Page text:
x = np.asarray(x, dtype=float)
N = x.shape[0]
n = np.arange(N)
k = n.reshape((N, 1))
M = np.exp(-2j * np.pi * k * n / N)
return np.dot(M, x)
```

We can double-check the result by comparing to numpy's built-in FFT function:

In [2]:

```
x = np.random.random(1024)
np.allclose(DFT_slow(x), np.fft.fft(x))
```

Out[2]:

In [3]:

```
%timeit DFT_slow(x)
%timeit np.fft.fft(x)
```

We are over 1000 times slower, which is to be expected for such a simplistic implementation. But that's not the worst of it. For an input vector of length $N$, the FFT algorithm scales as $\mathcal{O}[N\log N]$, while our slow algorithm scales as $\mathcal{O}[N^2]$. That means that for $N=10^6$ elements, we'd expect the FFT to complete in somewhere around 50 ms, while our slow algorithm would take nearly 20 hours!

So how does the FFT accomplish this speedup? The answer lies in exploiting symmetry.

One of the most important tools in the belt of an algorithm-builder is to exploit symmetries of a problem. If you can show analytically that one piece of a problem is simply related to another, you can compute the subresult only once and save that computational cost. Cooley and Tukey used exactly this approach in deriving the FFT.

We'll start by asking what the value of $X_{N+k}$ is. From our above expression:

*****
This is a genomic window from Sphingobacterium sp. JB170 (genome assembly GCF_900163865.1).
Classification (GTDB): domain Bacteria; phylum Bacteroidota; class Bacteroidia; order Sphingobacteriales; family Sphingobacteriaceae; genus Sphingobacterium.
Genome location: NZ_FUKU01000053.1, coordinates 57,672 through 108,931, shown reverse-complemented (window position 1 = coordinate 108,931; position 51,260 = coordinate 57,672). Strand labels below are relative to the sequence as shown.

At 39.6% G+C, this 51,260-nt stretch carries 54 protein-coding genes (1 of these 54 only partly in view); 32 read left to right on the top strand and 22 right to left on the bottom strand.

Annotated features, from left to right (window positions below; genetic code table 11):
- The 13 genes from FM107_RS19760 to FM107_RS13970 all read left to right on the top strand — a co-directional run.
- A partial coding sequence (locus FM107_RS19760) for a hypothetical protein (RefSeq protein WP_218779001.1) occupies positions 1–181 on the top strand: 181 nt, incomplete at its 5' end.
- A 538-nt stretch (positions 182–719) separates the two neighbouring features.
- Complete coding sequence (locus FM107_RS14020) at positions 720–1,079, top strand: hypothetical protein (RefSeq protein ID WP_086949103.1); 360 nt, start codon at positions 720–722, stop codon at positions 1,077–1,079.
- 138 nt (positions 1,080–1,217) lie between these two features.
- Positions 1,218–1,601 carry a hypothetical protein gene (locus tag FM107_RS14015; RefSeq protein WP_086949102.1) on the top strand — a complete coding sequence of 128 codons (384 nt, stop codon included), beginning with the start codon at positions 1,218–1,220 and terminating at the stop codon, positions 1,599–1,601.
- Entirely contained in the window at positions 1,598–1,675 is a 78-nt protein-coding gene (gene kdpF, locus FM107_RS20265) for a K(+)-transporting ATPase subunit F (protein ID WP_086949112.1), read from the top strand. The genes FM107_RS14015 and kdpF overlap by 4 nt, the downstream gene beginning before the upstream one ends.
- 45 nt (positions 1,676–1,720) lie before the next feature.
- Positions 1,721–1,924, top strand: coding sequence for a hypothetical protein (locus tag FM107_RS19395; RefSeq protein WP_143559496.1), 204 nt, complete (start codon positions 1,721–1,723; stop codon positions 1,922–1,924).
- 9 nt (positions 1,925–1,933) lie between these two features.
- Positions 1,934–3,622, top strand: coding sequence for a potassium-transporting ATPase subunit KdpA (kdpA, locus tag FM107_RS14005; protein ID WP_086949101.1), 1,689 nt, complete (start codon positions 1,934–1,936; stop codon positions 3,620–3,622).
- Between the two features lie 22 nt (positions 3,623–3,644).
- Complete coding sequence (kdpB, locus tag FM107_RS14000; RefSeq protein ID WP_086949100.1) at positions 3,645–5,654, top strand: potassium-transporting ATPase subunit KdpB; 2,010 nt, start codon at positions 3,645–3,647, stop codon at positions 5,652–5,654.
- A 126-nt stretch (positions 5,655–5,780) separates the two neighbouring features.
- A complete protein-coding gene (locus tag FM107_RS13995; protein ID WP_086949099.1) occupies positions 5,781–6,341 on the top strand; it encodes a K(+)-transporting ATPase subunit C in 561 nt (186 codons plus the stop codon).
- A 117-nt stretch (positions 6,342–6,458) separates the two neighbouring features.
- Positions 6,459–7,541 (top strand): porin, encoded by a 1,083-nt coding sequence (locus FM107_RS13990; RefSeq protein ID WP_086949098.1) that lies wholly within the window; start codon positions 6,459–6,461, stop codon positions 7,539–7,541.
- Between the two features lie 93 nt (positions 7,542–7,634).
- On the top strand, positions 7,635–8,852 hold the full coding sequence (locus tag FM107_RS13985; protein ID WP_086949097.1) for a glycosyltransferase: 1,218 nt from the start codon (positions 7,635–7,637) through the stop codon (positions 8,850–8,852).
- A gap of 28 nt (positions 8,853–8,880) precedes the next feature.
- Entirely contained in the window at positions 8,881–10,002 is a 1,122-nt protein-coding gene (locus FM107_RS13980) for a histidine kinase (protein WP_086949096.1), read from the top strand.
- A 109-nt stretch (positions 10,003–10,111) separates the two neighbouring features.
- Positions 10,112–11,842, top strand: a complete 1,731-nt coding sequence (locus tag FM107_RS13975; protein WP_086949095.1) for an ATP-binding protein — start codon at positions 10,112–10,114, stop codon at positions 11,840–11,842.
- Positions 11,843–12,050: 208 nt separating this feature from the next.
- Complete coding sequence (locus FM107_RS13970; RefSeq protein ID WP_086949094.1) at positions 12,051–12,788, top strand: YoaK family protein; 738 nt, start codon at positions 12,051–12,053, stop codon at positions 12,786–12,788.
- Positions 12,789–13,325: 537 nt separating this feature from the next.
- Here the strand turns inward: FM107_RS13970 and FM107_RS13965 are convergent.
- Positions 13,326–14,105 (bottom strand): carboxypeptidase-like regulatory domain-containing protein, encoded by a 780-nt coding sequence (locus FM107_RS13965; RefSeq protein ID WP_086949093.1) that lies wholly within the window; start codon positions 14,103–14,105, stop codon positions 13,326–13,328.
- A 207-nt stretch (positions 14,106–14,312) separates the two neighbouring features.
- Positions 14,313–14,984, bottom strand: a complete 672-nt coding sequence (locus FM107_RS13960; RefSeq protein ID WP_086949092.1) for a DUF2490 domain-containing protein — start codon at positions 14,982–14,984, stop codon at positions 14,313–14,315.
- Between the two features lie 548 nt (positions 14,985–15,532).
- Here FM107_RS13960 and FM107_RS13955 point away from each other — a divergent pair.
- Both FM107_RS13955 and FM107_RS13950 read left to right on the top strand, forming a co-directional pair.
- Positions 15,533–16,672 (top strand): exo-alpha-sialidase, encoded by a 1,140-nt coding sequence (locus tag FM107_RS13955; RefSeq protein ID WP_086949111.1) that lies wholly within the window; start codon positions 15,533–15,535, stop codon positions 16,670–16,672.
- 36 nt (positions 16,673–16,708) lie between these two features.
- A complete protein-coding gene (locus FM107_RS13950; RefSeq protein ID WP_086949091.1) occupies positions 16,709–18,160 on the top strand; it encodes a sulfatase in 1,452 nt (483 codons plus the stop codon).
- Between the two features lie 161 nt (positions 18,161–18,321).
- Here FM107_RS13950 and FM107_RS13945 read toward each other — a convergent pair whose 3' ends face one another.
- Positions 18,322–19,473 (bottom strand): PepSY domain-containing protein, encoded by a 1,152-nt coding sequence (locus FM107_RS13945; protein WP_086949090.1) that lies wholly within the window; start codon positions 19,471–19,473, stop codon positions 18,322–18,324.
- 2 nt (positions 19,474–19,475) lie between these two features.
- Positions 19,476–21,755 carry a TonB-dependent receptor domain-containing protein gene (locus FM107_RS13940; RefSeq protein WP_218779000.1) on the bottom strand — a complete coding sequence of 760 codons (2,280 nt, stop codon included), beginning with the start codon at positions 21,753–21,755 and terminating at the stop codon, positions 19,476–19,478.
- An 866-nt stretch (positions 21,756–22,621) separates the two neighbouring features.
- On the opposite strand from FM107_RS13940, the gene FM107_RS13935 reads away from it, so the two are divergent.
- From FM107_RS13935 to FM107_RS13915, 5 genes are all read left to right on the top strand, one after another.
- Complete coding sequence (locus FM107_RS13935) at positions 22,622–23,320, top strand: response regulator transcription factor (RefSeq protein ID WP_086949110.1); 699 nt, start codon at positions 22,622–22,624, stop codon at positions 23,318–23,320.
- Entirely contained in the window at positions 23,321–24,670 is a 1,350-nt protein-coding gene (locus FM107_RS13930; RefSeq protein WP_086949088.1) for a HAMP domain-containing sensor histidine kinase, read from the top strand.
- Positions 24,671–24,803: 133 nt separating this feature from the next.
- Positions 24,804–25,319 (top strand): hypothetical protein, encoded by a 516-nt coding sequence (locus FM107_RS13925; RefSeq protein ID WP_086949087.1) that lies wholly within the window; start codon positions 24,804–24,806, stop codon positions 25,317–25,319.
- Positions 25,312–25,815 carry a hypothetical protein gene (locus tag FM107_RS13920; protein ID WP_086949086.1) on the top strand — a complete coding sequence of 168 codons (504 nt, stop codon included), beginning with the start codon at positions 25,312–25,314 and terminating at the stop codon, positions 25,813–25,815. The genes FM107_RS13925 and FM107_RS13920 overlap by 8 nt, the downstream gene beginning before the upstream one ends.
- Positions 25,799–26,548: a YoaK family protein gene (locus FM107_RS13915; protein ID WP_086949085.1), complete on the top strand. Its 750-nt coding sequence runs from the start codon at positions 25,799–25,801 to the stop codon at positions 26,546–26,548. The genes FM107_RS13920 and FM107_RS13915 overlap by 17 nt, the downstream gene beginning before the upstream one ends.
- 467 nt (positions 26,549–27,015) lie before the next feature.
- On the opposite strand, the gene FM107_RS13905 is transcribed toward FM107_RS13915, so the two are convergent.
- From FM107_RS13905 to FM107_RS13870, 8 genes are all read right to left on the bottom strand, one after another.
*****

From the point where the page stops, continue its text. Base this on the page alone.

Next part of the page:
$$
\begin{align*}
X_{N + k} &= \sum_{n=0}^{N-1} x_n \cdot e^{-i~2\pi~(N + k)~n~/~N}\\
&= \sum_{n=0}^{N-1} x_n \cdot e^{- i~2\pi~n} \cdot e^{-i~2\pi~k~n~/~N}\\
&= \sum_{n=0}^{N-1} x_n \cdot e^{-i~2\pi~k~n~/~N}
\end{align*}
$$

where we've used the identity $\exp[2\pi~i~n] = 1$ which holds for any integer $n$.

The last line shows a nice symmetry property of the DFT:

$$X_{N+k} = X_k.$$By a simple extension,

$$X_{k + i \cdot N} = X_k$$for any integer $i$. As we'll see below, this symmetry can be exploited to compute the DFT much more quickly.

$$
\begin{align}
X_k &= \sum_{n=0}^{N-1} x_n \cdot e^{-i~2\pi~k~n~/~N} \\
&= \sum_{m=0}^{N/2 - 1} x_{2m} \cdot e^{-i~2\pi~k~(2m)~/~N} + \sum_{m=0}^{N/2 - 1} x_{2m + 1} \cdot e^{-i~2\pi~k~(2m + 1)~/~N} \\
&= \sum_{m=0}^{N/2 - 1} x_{2m} \cdot e^{-i~2\pi~k~m~/~(N/2)} + e^{-i~2\pi~k~/~N} \sum_{m=0}^{N/2 - 1} x_{2m + 1} \cdot e^{-i~2\pi~k~m~/~(N/2)}